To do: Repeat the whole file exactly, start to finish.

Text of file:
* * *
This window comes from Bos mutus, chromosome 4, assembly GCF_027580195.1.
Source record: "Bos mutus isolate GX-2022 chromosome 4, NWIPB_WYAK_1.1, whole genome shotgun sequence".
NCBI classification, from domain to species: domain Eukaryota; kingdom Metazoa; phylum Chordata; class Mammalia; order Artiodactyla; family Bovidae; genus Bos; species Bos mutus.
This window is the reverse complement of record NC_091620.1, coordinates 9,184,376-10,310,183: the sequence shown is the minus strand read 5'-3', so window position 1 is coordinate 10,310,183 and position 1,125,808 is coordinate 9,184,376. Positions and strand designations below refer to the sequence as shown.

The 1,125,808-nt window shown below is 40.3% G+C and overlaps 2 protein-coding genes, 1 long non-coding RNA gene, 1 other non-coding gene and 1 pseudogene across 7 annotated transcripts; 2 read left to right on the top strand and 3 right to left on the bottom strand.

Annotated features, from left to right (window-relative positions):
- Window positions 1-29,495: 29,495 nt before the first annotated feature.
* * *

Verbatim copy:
This window comes from Bos mutus, chromosome 4, assembly GCF_027580195.1.
Source record: "Bos mutus isolate GX-2022 chromosome 4, NWIPB_WYAK_1.1, whole genome shotgun sequence".
NCBI classification, from domain to species: domain Eukaryota; kingdom Metazoa; phylum Chordata; class Mammalia; order Artiodactyla; family Bovidae; genus Bos; species Bos mutus.
This window is the reverse complement of record NC_091620.1, coordinates 9,184,376-10,310,183: the sequence shown is the minus strand read 5'-3', so window position 1 is coordinate 10,310,183 and position 1,125,808 is coordinate 9,184,376. Positions and strand designations below refer to the sequence as shown.

The 1,125,808-nt window shown below is 40.3% G+C and overlaps 2 protein-coding genes, 1 long non-coding RNA gene, 1 other non-coding gene and 1 pseudogene across 7 annotated transcripts; 2 read left to right on the top strand and 3 right to left on the bottom strand.

Annotated features, from left to right (window-relative positions):
- Window positions 1-29,495: 29,495 nt before the first annotated feature.